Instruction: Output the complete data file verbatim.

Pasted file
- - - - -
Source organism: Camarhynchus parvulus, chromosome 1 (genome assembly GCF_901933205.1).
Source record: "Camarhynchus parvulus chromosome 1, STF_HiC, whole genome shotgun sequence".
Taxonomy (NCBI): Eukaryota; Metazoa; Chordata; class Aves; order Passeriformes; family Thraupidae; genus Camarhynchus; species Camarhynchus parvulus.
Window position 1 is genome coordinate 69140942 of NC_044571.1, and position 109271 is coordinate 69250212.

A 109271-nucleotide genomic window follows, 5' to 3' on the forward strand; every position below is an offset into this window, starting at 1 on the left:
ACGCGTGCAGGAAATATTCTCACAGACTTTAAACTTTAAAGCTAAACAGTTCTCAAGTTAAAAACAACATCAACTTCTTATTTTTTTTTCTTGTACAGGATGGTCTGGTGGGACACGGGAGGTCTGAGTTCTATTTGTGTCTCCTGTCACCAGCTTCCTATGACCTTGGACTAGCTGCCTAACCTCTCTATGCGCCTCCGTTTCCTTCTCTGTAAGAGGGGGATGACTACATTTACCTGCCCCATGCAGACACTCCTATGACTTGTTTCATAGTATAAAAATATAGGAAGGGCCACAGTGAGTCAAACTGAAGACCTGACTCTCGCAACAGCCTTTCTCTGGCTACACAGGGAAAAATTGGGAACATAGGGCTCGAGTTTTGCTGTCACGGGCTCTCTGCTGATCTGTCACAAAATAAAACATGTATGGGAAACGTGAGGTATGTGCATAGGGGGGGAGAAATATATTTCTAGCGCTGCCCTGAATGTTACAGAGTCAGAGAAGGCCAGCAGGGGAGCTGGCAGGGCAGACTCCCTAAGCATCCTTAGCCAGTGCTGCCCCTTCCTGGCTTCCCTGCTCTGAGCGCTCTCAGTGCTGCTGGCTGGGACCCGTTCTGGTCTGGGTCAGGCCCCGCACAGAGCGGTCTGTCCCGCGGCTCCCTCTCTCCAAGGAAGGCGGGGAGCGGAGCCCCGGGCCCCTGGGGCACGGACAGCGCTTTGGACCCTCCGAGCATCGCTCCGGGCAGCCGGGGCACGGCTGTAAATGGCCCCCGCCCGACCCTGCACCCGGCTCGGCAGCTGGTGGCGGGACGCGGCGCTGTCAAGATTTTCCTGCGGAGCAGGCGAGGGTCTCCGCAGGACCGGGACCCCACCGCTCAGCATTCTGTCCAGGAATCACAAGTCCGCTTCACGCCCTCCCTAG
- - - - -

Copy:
Source organism: Camarhynchus parvulus, chromosome 1 (genome assembly GCF_901933205.1).
Source record: "Camarhynchus parvulus chromosome 1, STF_HiC, whole genome shotgun sequence".
Taxonomy (NCBI): Eukaryota; Metazoa; Chordata; class Aves; order Passeriformes; family Thraupidae; genus Camarhynchus; species Camarhynchus parvulus.
Window position 1 is genome coordinate 69140942 of NC_044571.1, and position 109271 is coordinate 69250212.

A 109271-nucleotide genomic window follows, 5' to 3' on the forward strand; every position below is an offset into this window, starting at 1 on the left:
ACGCGTGCAGGAAATATTCTCACAGACTTTAAACTTTAAAGCTAAACAGTTCTCAAGTTAAAAACAACATCAACTTCTTATTTTTTTTTCTTGTACAGGATGGTCTGGTGGGACACGGGAGGTCTGAGTTCTATTTGTGTCTCCTGTCACCAGCTTCCTATGACCTTGGACTAGCTGCCTAACCTCTCTATGCGCCTCCGTTTCCTTCTCTGTAAGAGGGGGATGACTACATTTACCTGCCCCATGCAGACACTCCTATGACTTGTTTCATAGTATAAAAATATAGGAAGGGCCACAGTGAGTCAAACTGAAGACCTGACTCTCGCAACAGCCTTTCTCTGGCTACACAGGGAAAAATTGGGAACATAGGGCTCGAGTTTTGCTGTCACGGGCTCTCTGCTGATCTGTCACAAAATAAAACATGTATGGGAAACGTGAGGTATGTGCATAGGGGGGGAGAAATATATTTCTAGCGCTGCCCTGAATGTTACAGAGTCAGAGAAGGCCAGCAGGGGAGCTGGCAGGGCAGACTCCCTAAGCATCCTTAGCCAGTGCTGCCCCTTCCTGGCTTCCCTGCTCTGAGCGCTCTCAGTGCTGCTGGCTGGGACCCGTTCTGGTCTGGGTCAGGCCCCGCACAGAGCGGTCTGTCCCGCGGCTCCCTCTCTCCAAGGAAGGCGGGGAGCGGAGCCCCGGGCCCCTGGGGCACGGACAGCGCTTTGGACCCTCCGAGCATCGCTCCGGGCAGCCGGGGCACGGCTGTAAATGGCCCCCGCCCGACCCTGCACCCGGCTCGGCAGCTGGTGGCGGGACGCGGCGCTGTCAAGATTTTCCTGCGGAGCAGGCGAGGGTCTCCGCAGGACCGGGACCCCACCGCTCAGCATTCTGTCCAGGAATCACAAGTCCGCTTCACGCCCTCCCTAG